As it turned out, it took me the better part of a year to put his claim to the test, but last week, battling one the nastiest colds I’ve had in ages, and looking for a bit of distraction from all my nose-blowing, I decided to give it a try. Funnily enough, at some point between putting the cake in the oven and pulling it out both my sense of taste and smell vanished without a trace (this often happens to me during colds, but never from one minute to the next like that!) and for two whole days all I could do was stare miserably at the cake while Manuel helped himself to piece after piece. So strong was his enthusiasm for the cake, in fact, that I had to start thinking about hiding places for the last few pieces, but luckily my airways unclogged before I had to resort to any truly drastic measures.

And what did I think of the cake, when I was finally able to taste it? Well I know it sounds clichéd, but this is the very cake fall was made for. It was a cake that propelled me (leaky sinuses and all) out of the house on a late October afternoon, hands buried deep in my pockets and scarf wrapped tight against the arctic northern wind, the frigid air condensing my every wheeze and cough into wispy little breath-clouds, the weak sun doing nothing to stop my nose and earlobes and toes from turning into icicles as I trudged aimlessly through piles of brown and yellow leaves just so I could have the pleasure of coming home to a slice of it, tender and moist and so warmly spiced it seemed to thaw me from the inside out. In fact, as I settled back into my toasty apartment, a steaming mug of milky tea clutched between my frozen fingers and a softly slumped roasted pear nestling up against it on the plate, I would have been hard-pressed to say I’d ever eaten anything better.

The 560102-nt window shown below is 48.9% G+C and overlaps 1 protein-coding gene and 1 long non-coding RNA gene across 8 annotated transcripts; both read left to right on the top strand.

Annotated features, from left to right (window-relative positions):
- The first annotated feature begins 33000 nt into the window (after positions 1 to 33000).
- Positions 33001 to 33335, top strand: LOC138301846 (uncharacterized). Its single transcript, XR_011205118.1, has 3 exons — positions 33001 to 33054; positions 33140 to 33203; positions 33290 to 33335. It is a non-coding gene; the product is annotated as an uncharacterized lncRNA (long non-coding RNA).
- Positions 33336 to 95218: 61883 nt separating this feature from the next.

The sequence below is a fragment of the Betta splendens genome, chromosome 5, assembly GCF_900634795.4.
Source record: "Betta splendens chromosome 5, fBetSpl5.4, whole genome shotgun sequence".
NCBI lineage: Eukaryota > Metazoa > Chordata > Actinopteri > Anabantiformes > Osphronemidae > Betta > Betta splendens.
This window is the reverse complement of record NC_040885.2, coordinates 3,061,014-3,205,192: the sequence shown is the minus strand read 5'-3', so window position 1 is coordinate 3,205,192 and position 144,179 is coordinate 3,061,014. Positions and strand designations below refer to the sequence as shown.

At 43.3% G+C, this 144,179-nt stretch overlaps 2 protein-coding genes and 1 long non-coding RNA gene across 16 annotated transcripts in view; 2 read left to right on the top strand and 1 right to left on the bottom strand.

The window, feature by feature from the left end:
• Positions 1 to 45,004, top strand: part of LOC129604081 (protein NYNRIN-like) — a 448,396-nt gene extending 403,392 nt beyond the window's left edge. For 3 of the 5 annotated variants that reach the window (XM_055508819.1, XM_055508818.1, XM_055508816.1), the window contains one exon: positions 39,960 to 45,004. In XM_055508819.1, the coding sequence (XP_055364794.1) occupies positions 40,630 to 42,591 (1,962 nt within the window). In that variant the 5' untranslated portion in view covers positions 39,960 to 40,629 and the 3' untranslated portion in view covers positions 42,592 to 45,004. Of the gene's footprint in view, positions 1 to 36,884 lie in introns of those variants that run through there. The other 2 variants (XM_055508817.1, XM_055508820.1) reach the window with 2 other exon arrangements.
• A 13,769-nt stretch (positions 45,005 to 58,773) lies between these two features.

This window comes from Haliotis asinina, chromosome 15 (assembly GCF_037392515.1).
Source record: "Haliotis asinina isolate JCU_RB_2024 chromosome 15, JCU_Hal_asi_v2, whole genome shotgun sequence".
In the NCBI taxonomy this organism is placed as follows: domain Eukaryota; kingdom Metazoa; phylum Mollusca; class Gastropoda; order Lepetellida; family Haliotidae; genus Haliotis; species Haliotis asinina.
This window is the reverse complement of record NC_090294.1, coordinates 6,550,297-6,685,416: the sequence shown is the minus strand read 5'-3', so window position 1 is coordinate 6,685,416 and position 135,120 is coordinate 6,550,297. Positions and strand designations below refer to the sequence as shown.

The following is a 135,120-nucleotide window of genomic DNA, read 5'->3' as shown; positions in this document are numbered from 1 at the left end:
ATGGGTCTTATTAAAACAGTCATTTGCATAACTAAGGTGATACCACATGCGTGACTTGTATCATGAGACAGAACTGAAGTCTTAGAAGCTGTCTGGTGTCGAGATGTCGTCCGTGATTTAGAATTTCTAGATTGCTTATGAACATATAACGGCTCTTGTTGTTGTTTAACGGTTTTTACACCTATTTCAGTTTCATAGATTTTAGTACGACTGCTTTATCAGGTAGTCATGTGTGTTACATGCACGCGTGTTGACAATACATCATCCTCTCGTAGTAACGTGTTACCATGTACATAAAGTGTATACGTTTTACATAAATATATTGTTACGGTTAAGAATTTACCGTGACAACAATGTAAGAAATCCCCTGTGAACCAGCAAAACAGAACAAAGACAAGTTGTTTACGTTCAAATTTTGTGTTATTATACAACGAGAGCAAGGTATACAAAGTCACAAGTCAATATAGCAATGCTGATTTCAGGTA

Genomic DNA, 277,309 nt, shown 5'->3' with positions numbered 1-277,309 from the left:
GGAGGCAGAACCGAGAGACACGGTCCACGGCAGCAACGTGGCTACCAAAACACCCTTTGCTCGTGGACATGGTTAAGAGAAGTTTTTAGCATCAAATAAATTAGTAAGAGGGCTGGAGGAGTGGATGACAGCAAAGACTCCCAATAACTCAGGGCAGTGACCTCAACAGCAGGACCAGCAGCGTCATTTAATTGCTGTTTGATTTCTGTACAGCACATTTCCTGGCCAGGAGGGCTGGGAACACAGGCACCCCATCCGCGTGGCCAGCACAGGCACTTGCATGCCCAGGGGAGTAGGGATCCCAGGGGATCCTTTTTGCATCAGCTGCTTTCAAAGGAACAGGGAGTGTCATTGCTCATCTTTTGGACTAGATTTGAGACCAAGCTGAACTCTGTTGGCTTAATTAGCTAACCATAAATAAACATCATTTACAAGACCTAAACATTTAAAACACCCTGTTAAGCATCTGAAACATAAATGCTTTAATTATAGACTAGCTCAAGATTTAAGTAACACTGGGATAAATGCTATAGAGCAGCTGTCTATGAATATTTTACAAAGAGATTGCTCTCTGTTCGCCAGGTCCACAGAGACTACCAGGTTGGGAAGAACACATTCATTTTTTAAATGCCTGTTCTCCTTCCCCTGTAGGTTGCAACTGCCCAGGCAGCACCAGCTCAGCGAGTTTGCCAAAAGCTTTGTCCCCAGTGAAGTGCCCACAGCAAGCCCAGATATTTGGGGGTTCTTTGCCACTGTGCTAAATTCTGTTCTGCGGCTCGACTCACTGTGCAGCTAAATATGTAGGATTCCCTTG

So I’ve obviously made my peace with gingerbread, but it does make me wonder if my other long-term food foes are going to be quite as easy to conquer. Certainly if you, dear readers, happen to have any favorite recipes for, say, bread or rice pudding, or even a fruitcake that you can’t imagine life without, I hope you’ll share. Buoyed by such success, my other aficionados-in-waiting are getting restless.

David’s Fresh Ginger Cake with Caramel-Roasted Pears